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Seven decades ago, a schoolteacher and his wife decided to adopt a girl. They already had six sons. And so I became their daughter.
When I was five, they adopted another little girl. We were very loved by our parents. To this day, I remember fondly that not a hair on our head was touched as the boys got their fair share of punishment when they did something stupid.
Dad was a Peranakan, Mum a Hokkien, but we never learned Chinese.
Dad was a teacher. We lived in the government quarters behind the school where daddy taught. It was a large house with a large garden. We all spoke English and Peranakan at home. At that time, it made no difference not to speak Chinese dialects because in the convent where I was studying, everyone spoke English. As far as I can remember, no one spoke their Chinese dialects. But I digress.
How was my Peranakan education?
For starters, our food was loaded with chili. Every dish was spicy and if it wasn’t there would be a bottle of belacan sambal or chill cut. Our food was more Malay-influenced than Chinese, so I grew up eating different types of curry, coconut-based dishes, chicken and fish sambal, assam shrimp, and petai (or stinky beans). ) was a hot favorite.
At a young age, we swallowed our food with spices. And most of the time, we used our fingers to eat. Our food was better eaten this way than when we were using cutlery.
Linguistically, we have adopted many Malay words. However the bathroom or bilik mandi was then called kamar mandi, the crabs were linger, do not ketam, and the windows were jendela, do not tingkap.
We tended to use the word celaka very freely, as in “You celaka, I told you not to buy this for me but, thank you, I like it. There was no malice in the use of this word, but in Bahasa Melayu it is not.
Word kehquoi, also used freely, meant a smart passer or pants but often in a pleasant and friendly tone. Such words are foreign to many but were used daily by my family members.
In a Peranakan family, the matriarch ran the house: my mother, a housewife, received the month’s salary that my father brought back.
She then distributed the money according to the needs of the family, such as the maid’s and gardener’s wages, children’s school expenses, groceries, etc.
Some money would be given to daddy for his personal use. You see, dad loved to play the game like betting on horse races. The money was therefore more secure in Mum’s hands. And with Dad’s salary as a teacher, my parents watched their children pursue higher education through scholarships.
We led a simple life. Because there were so many of us, a durian treat was like this … Mum would buy two durians, remove the seeds, buy coconut milk, put it in a container, put the durians in it and each person had two seeds of durian in a bowl of coconut milk. We loved this dessert.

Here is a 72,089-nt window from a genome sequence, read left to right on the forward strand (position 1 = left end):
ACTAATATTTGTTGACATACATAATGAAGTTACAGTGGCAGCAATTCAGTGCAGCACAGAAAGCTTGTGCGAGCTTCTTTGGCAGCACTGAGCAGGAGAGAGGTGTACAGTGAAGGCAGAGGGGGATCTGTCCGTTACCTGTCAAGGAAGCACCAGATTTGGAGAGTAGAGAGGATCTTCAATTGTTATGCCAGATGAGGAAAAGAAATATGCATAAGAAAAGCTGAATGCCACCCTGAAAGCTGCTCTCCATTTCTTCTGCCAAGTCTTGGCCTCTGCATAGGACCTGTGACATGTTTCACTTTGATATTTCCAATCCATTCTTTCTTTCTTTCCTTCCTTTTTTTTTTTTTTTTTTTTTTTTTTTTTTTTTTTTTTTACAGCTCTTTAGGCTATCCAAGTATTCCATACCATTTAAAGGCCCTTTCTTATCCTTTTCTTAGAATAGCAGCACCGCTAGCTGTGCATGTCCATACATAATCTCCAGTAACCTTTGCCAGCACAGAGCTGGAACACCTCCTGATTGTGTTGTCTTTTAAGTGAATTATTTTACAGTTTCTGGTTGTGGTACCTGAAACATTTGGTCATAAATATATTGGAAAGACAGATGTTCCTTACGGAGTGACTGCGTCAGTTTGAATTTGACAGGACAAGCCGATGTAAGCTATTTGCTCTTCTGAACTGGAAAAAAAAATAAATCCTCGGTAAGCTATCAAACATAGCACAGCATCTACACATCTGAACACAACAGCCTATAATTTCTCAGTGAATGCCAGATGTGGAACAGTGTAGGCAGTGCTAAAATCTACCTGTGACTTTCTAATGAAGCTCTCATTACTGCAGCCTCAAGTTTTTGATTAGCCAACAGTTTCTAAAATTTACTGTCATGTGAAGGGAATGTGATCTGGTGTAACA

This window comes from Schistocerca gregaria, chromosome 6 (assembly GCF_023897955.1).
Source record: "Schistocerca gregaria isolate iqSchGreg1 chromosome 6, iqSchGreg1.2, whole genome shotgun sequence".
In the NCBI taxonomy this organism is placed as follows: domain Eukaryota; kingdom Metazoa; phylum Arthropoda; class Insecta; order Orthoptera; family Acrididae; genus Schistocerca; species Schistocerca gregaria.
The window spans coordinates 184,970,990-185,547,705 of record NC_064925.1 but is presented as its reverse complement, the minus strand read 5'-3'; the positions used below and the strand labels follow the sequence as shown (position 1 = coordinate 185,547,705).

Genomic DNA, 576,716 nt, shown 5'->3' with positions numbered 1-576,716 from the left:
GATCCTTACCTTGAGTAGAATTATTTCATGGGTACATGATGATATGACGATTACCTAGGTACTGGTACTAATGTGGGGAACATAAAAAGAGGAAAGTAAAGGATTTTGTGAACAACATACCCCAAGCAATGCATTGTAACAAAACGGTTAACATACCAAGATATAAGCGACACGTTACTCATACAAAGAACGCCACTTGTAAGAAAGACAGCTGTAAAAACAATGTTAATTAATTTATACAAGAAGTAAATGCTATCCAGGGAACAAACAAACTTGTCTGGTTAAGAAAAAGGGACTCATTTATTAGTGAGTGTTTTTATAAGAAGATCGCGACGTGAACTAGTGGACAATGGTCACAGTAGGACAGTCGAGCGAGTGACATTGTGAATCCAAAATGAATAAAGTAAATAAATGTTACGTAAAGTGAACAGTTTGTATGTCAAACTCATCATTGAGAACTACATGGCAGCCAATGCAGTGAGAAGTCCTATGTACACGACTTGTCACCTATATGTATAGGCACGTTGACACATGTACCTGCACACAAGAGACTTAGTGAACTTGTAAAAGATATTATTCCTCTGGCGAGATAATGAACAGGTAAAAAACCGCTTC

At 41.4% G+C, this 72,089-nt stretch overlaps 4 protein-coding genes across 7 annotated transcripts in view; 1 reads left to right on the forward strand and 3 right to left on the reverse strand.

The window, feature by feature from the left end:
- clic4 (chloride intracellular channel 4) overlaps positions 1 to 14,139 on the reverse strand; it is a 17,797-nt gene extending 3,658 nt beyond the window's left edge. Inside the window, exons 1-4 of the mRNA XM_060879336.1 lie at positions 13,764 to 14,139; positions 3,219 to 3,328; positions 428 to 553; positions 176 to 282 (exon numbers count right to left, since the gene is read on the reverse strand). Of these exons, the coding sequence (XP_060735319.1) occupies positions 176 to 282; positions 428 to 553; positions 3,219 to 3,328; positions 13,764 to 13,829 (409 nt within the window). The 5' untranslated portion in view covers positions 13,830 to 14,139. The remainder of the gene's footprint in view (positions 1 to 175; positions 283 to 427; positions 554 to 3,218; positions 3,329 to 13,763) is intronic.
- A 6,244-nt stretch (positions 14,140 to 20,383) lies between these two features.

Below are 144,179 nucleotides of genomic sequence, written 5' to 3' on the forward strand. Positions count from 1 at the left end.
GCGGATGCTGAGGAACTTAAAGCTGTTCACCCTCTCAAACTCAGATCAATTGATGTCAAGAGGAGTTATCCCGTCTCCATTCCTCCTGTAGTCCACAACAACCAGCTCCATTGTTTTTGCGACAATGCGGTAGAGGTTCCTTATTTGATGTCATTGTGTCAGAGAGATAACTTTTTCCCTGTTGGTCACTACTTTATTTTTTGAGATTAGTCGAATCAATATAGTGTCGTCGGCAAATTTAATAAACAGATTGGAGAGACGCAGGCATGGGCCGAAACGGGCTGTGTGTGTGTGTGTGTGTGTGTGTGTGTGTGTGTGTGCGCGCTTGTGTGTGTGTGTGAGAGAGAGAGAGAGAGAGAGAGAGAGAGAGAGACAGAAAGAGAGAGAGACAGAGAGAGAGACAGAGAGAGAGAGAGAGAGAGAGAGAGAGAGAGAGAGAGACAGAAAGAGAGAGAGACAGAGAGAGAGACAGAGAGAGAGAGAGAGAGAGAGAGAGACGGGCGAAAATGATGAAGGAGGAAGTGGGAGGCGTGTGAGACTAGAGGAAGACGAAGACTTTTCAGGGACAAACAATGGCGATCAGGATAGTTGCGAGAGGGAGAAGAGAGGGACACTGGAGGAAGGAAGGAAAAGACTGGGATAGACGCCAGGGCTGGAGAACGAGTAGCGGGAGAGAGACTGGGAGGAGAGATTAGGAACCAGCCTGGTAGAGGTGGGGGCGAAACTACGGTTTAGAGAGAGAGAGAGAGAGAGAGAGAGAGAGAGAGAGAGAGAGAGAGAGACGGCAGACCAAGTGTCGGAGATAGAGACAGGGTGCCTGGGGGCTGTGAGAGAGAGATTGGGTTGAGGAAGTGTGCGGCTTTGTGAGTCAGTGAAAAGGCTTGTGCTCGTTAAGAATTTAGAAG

Every month, when dad got his paycheck, he and mom gave me and my sister a treat. By this time, the boys had left home to continue their education. Wearing our Sunday clothes, we were going to see a movie. Children at that time were not very intelligent; I remember asking my parents several times if the movie had started because there had been a lot of trailers before.
After the movie, we adjourned for beef noodles and a soy drink. It was the highlight of our monthly outing. Cheap and good, no frills.
The discipline, à la Peranakan, was also unique. Yes, the cane was used for boys when needed, but the matriarch would tell us if we swear or use foul language that she would take a chili pepper and rub it on our lips. The thought of our lips burning with smeared chili pepper was definitely a deterrent from using inappropriate language.
Also, if we responded while being reprimanded, that would be our punishment. To tell the truth, I do not remember that such a punishment was ever inflicted.
When we were reprimanded, we had to look guilty with half-closed eyes to look repentant. Woe to us if we turn around in defiance or protest.
I still hear mom say in Peranakan jargon: “I’m going Korean (pluck out) your eyes with a fork and a spoon. And with that, we would be shot whether we were guilty or not. Such a sweet innocence in our youth, in the 1960s! It never occurred to us that our mom would never do such an unforgivable act.
Mom forced us to pick the abundant supply of belimbing from our tree and also some curry leaves. She would bring them to the market and exchange them for vegetables at her usual greengrocer.
So I grew up in a home where speaking a Chinese dialect was foreign. Years later, when we were adults and still couldn’t speak Chinese dialects, we were known as “OCBC” (orang Cina bukan Cina/ Chinese but not Chinese).
Today, many Peranakans manage to speak a Chinese dialect out of necessity. Many, like me, have chosen a dialect in order to communicate with the in-laws. Those who still cannot speak a Chinese dialect will always have strange looks from Chinese who cannot understand why this Chinese does not speak Chinese!
Many have not heard of Peranakan except in the context of Nyonya cuisine. And when by chance we bump into another Peranakan, we get into Peranakan lingo and relive our years of yesteryear.
And so until I marry a Cina gerk (term used to describe typical Chinese on a chilli-free diet or in general anyone who is not Peranakan; not a derogatory term), I was a true blue Peranakan. But marriage has mixed up our lives, we have a give and take policy, a juxtaposition of both typical Chinese culture and Peranakan.
I am now proficient in Hokkien, my husband learned to eat chili and so did my children. Our food is a mixture of Peranakan and typical Chinese dishes, popular with everyone.
Looking back, there are fond memories of my childhood in a Peranakan family.